Greek PM Alexis Tsipras mighty have declared the end of the memoranda for his country in fanfare at the Zappeion Hall on Friday night, where he wore a necktie for the first time to celebrate the dealt the Eurogroup, but many pundits and media analysts do not share his optimism. In a piece entitled “End of the beginning”, Reuters writer Neil Ummack claims Greece has swapped “bailout hell for eternal purgatory”. The author claims both sides (Greece and the Eurozone countries) wanted a deal as Tsipras wanted to claim the country had finally exited austerity scoring a huge political win, while Greece’s creditors were unwilling to give the embattled country even more credit. He points out that the country is hardly free as its lenders will be monitoring its performance for decades, while it is not sure whether the debt is sustainable.
by Neil Ummack
Greece is swapping bailout hell for eternal purgatory. Eight years after it first sought outside financial assistance Athens can at last support itself, helped by extra euro zone funds and debt relief. But it will have to maintain a tight budget for decades, while doubts over its debt sustainability will linger.
The latest deal suits both European creditors and Greek Prime Minister Alexis Tsipras. With the country’s third bailout coming to an end in August, both sides wanted a clean exit, without a backstop facility. Euro zone countries recoiled at the idea of granting Greece more credit, while Tsipras wants to claim that the country is finally free of austerity.
Both Ireland and Portugal ended their bailouts in this way. But Greece still owes a hefty 180 percent of gross domestic product, because official lenders refused to write off the debt. True, the euro zone has extended repayments over many decades. Still, the International Monetary Fund’s reluctance to describe the debt as sustainable made a smooth exit less certain.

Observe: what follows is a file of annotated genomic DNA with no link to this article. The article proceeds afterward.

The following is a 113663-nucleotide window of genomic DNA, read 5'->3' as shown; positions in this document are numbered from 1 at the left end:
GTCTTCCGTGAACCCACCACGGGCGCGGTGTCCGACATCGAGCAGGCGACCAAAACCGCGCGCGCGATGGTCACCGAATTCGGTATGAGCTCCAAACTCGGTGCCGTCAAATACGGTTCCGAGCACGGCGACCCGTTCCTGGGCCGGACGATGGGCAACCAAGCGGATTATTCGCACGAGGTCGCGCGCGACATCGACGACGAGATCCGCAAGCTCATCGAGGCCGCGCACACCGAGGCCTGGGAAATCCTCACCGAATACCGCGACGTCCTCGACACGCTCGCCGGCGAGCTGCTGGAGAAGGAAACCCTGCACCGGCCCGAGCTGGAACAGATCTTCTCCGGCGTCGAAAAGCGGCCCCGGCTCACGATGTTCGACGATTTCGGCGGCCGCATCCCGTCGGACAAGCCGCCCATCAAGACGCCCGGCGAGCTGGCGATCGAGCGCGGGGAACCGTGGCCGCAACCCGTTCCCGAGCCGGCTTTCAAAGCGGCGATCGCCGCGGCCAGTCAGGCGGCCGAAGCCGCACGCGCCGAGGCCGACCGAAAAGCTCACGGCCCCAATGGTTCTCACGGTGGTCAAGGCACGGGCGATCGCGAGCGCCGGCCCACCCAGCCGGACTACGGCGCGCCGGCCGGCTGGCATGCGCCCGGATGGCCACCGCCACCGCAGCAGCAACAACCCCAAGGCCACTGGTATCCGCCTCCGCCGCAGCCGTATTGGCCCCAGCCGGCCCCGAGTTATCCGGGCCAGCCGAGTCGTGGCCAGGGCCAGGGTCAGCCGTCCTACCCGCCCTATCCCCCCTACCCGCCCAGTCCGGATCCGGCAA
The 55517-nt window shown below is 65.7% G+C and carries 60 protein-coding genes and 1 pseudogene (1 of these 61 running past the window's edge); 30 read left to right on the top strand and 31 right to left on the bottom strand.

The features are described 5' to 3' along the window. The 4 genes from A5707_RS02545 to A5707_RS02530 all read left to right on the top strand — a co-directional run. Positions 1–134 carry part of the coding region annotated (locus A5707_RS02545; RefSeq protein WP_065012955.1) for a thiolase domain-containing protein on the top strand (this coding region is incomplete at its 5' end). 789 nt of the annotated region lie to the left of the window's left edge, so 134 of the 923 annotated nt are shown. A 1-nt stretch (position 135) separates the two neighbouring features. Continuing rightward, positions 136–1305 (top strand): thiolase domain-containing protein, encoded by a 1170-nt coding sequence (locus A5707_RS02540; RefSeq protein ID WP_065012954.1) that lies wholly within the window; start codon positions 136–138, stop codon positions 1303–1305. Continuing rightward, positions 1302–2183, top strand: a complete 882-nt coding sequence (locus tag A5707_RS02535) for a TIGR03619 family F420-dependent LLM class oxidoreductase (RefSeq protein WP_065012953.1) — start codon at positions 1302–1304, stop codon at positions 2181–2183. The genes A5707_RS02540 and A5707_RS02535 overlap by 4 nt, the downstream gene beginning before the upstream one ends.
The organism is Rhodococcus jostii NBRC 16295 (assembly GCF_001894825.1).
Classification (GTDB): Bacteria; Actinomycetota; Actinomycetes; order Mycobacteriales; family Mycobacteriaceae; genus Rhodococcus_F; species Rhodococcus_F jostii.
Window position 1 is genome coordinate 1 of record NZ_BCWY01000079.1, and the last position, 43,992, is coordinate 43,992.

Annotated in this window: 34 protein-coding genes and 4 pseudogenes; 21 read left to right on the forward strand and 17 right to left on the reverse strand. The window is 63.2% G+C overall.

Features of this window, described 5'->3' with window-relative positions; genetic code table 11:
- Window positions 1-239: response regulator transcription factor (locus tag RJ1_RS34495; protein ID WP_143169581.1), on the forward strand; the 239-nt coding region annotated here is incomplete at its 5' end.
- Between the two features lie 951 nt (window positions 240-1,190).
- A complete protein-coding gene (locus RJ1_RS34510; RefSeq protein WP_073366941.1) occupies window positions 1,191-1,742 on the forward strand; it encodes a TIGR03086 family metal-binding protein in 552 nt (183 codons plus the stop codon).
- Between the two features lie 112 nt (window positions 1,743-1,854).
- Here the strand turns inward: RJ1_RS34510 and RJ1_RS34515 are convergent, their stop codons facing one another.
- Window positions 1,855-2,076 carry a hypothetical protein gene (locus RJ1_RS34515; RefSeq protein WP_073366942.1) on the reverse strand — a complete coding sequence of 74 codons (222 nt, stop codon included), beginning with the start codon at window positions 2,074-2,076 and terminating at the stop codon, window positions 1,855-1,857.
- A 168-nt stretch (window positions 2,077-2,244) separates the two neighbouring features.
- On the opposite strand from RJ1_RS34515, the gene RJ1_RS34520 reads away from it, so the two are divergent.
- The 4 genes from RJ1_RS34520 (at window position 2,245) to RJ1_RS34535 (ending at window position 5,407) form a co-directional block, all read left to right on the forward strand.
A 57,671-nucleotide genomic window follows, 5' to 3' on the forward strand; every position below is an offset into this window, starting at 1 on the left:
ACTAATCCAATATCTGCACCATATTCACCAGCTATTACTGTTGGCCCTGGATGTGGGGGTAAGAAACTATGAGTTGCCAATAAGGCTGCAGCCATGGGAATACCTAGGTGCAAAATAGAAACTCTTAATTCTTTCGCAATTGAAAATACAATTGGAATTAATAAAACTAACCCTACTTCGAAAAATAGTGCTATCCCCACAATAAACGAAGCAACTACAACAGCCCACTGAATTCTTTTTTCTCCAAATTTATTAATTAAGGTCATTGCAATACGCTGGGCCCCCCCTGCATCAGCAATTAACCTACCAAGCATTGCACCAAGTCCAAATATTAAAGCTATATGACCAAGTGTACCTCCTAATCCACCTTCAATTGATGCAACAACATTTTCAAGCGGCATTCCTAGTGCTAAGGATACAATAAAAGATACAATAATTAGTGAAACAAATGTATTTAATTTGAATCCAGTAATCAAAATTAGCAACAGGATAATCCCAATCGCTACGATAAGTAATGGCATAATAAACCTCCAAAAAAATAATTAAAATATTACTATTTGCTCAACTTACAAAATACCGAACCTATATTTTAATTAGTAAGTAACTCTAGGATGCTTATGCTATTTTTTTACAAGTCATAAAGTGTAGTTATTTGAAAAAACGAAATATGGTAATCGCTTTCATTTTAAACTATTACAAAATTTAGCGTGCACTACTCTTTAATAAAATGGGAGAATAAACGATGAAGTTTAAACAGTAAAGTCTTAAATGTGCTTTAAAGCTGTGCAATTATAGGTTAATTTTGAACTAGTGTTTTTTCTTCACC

Hence the latest dollop of debt relief. Lenders have given Greece the last 15 billion euros of the bailout to build a cash buffer. They also extended their loans by 10 years, meaning Greece should not face large repayments until the 2030s. Creditors will also lower interest rates and transfer the profit on Greek bonds bought by the European Central Bank as long as the country sticks to reform targets.
The deal should make it possible for Greece to survive without further financial help for at least a decade. But the country’s junk credit rating and the absence of a backstop means government bonds won’t be eligible as collateral for ECB loans. This will force banks to find other, more expensive sources of funding.
The other question is whether Greek debt can be sustained without a default or further writedowns. If the government delivers on its promise to maintain a budget surplus before interest payments of over 3.5 percent of GDP – three times the euro zone average – until 2022, and 2.2 percent thereafter, the debt load will slowly fall.
Yet Greece’s unemployment rate of 20 percent is more than twice as high as in the rest of the single currency area. And euro zone officials will still visit every quarter. The country has escaped its bailout hell, but is hardly free.